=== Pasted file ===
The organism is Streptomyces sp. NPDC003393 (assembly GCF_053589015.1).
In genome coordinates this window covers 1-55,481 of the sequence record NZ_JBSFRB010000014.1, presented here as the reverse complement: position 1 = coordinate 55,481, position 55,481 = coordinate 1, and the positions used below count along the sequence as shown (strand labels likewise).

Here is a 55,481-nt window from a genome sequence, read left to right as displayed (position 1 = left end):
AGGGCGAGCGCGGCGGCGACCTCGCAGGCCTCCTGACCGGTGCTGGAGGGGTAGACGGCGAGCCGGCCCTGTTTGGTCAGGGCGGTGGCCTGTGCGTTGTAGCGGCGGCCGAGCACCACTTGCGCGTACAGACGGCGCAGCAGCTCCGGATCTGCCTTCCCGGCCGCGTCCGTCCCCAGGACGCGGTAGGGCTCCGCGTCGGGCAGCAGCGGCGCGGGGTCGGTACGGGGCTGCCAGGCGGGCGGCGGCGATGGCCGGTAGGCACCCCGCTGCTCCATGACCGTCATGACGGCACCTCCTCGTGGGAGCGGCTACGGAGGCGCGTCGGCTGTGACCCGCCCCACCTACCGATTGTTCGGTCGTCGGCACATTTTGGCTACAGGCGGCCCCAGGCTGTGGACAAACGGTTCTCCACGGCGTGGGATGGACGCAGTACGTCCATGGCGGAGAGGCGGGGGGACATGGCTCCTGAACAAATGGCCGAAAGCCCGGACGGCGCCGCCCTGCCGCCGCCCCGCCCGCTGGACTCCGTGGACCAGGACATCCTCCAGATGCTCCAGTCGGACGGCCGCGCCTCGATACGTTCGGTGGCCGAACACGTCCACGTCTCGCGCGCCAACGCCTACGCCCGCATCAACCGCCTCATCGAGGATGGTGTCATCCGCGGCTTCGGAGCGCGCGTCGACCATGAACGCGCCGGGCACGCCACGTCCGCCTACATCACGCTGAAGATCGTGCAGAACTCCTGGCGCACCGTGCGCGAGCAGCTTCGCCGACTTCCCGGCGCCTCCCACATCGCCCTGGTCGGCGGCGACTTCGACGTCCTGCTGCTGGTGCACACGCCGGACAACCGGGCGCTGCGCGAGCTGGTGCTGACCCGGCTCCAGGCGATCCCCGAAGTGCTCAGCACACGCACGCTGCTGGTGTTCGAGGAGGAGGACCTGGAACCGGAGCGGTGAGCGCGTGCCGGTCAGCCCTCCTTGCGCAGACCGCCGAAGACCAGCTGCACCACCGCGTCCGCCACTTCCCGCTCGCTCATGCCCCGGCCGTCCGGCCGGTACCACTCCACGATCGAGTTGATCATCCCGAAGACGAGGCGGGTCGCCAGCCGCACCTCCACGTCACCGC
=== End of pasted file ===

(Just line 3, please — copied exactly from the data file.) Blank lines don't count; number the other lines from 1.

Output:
Here is a 55,481-nt window from a genome sequence, read left to right as displayed (position 1 = left end):